Low energy levels had the lowest complication rates but also a more limited efficacy. Sanchez et al. applied energy levels ranging between 62 mW and 112 mW and found an overall success rate of 27.3%: 75% in the 112 J group, 21.4% in the 100J group, while all patients in the 62 J group failed.40 Souissi et al. reported a similarly low success rate of 35% with an energy level of 100 J.26 However, Aquino et al. reported a success rate of 75% at 12 months and 52% at 18 months using 100 J energy with almost half of the patients requiring at least two treatment sessions.10 Sarrafpour et al. proposed a different treatment approach by using fixed treatment duration and adapting the power of the laser to the visual acuity of patients (light perception or worse: 2,500 mW, hand motion or count fingers: 2,400 mW, 20/400–20/80: 2,250 mW, and 20/70–20/20: 2,000 mW) and reported that IOP control depended on the power used.35

  • Intermediate energy levels (112–200J; 180 to 240 seconds of treatment at 2,000 mW)9,22,28,29,33,34

    Studies using intermediate energy between 112 and 150 J had the best safety/efficacy profile. Zaarour et al. reported on the outcomes in 75 eyes of 69 patients with advanced refractory glaucoma using the fixed parameters of 180 seconds with 2000 mW of power and a duty cycle of 31.3%. The success rate at one year was 73.3% with a 35.4% decrease of IOP from baseline. No serious complications were reported.9 Yelenskiy, et al. reported similar results using the following laser parameters: 2,000 mW, 180–240 seconds, and 31.3% duty cycle. Only four cases (2%) of transient cystoid macular edema were reported.33

  • High energy levels (around 200 to 225J; 320 to 360 seconds of treatment at 2,000 mW)12,14,16,30,31

    Emanuel et al. used a mean treatment duration of 319 seconds (range: 180–360 seconds) and found a success rate of 75% at 1 year, with an average of 41.2% of IOP decrease. However, complications were reported in around 45% of cases, with persistent inflammation and loss of visual acuity being the most common.12 Similarly, Williams et al. reported a success rate of 67% and an average of 51% decrease in IOP, but with 26% of patients developing prolonged inflammation and 17% a loss of visual acuity at 3 months.16 However, double-session mTSCPC that delivers laser treatment for 320 seconds but alternating 80-second sessions between the upper and lower quadrants was found to have similar success rates with lower complication rates. The difference could be due to better dissipation of heat between sessions or to different glaucoma types between studies.30,31

Due to the large disparities in treatment parameters, there is no consensus as to the optimal treatment duration and power. In an attempt to tackle this question, Sanchez et al. suggested, based on the experimental study of Johnstone et al. and published literature, that the delivered energy with the best safety/efficacy profile was between 112 and 150 J. In fact, at 150 J the contraction of the ciliary muscle becomes permanent with no more relaxation or recoil of the muscle. Contraction of the ciliary body (as mentioned above in the mechanism of action section) helps change the configuration of the trabecular meshwork, thus increasing the aqueous outflow.23,24

mTSCPC in the Pediatric Age-groups14,25

Few studies have reported on the safety of mTSCPC in the pediatric population but with varying results as far as success.

Abdelrahman and El Sayed compared the outcomes of mTSCPC to those of CW-TSCPC in refractory pediatric glaucoma and found a success rate of 71% at the last follow-up in the mTSCPC group (17 eyes), with a mean IOP reduction of 63%.25

Lee et al., on the other hand, reported a short-lived efficacy of mTSCPC in children, with a success rate of 22% and a mean decrease of IOP of 21%, compared with 72 and 33%, respectively, in the adult population.14

The discrepancy in the results could be due to the variability of ciliary body position, the wide variety of glaucoma etiologies in the pediatric population, the duration of follow-up, the extent of treatment (2 vs 4 quadrants) and the possibility of retreatment.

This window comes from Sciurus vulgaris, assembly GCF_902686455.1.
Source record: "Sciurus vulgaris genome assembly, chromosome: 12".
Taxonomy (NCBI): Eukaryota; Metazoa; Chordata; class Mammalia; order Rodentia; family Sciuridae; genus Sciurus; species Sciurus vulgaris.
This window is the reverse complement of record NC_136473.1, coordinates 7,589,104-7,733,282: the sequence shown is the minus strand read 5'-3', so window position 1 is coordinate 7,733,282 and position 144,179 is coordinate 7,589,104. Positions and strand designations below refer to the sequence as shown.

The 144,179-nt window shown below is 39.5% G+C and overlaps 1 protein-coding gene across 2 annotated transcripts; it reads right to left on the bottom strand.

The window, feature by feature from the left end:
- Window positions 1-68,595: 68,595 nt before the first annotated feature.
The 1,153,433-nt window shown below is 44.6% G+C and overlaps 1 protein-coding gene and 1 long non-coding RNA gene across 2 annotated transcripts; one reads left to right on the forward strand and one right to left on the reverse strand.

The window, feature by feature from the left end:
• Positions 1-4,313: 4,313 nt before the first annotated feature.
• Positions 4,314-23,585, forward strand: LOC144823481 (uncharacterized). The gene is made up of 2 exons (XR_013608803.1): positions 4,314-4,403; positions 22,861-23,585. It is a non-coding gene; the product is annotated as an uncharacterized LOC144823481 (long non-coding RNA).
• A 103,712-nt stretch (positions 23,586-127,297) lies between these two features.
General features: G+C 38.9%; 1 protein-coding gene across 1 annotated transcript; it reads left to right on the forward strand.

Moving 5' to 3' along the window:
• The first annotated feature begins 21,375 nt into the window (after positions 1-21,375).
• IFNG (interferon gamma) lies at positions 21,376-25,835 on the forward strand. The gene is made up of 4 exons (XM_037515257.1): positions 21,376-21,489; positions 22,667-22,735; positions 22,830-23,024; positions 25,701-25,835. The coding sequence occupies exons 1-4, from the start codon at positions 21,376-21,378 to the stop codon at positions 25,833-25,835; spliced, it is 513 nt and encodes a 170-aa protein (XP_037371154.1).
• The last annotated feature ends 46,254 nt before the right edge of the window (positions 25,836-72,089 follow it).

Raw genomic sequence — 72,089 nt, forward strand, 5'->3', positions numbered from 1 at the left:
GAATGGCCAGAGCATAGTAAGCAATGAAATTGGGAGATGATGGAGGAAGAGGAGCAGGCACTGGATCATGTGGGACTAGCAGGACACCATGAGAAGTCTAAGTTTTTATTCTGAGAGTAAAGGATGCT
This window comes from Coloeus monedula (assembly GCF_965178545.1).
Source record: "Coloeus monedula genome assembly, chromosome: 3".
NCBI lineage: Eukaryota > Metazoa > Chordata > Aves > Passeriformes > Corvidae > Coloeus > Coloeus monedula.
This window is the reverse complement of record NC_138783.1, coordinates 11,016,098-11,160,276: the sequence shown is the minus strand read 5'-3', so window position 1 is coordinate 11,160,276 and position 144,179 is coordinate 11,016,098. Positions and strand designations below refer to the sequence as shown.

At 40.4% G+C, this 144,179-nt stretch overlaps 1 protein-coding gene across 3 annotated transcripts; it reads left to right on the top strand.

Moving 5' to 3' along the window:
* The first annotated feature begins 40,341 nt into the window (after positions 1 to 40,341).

Micropulse transscleral cyclophotocoagulation seems to have a better safety profile than CW-TSCPC, with less sight-threatening complications. Complication rates have varied greatly between studies and depended mostly on the energy levels used, being relatively minimal with low levels and reaching 45% with the high levels.12,32 The most frequent complications were persistent anterior chamber inflammation (>3 months), loss of best-corrected visual acuity, hypotony (early, late and persistent), and cystoid macular edema. In phakic patients, especially those with good central vision, cataract progression was the most frequent complication and resulted in a decrease in visual acuity. It was found in 40% of phakic patients in the study of Varikuti et al.32 However, it is still unclear if cataract formation was the result of natural progression or accelerated by the inflammation after mTSCPC.

Less frequent complications included: corneal edema, IOP spikes, severe inflammation with fibrin, transient hyphema, mydriasis, scleral thinning, and serous choroidal detachment that spontaneously resolved.9,12,16,29,32,41 Despite being a safe procedure, vision-threatening complications. Williams et al. reported two cases of phthisis bulbi after using high energy in patients with advanced glaucoma.16 Perez et al. reported neurotrophic keratitis in two diabetic patients who were predisposed to corneal sensation, following 160 seconds of laser treatment.42 Similarly, Kim et al. reported a case of neurotrophic keratitis after 180 seconds of treatment in an 81-year-old patient with no history of diabetes; but this resolved after 3 months of treatment, leaving a central corneal scar.43 Prager and Anchala reported a case of suprachoroidal hemorrhage in the setting of postprocedural (180 seconds) hypotony, in a patient with multiple medical comorbidities including coronary artery disease on anticoagulation, hypertension, and diabetes.44 Kiyama et al. reported a case of conjunctival laceration that needed suturing, following mTSCPC treatment in a patient that developed subconjunctival hemorrhage after subTenon injection.45 Chan et al. reported a case of acute subepithelial hydrops that resulted in an epithelial defect, but resolved without corneal scarring, in a patient who received mTSCPC eight days after phacoemulsification.46


Micropulse transscleral cyclophotocoagulation is a safe and effective modality of treatment for glaucoma. It can be used in mild to advanced glaucoma in both children and adults. Several treatment parameters and protocols have been proposed, but still no consensus has been reached yet. Moderate power seems to have the best safety and efficacy profile. Despite its safety profile, mTSCPC has been associated with vision-threatening complications, hence care must be taken when selecting the patients and choosing the treatment parameters.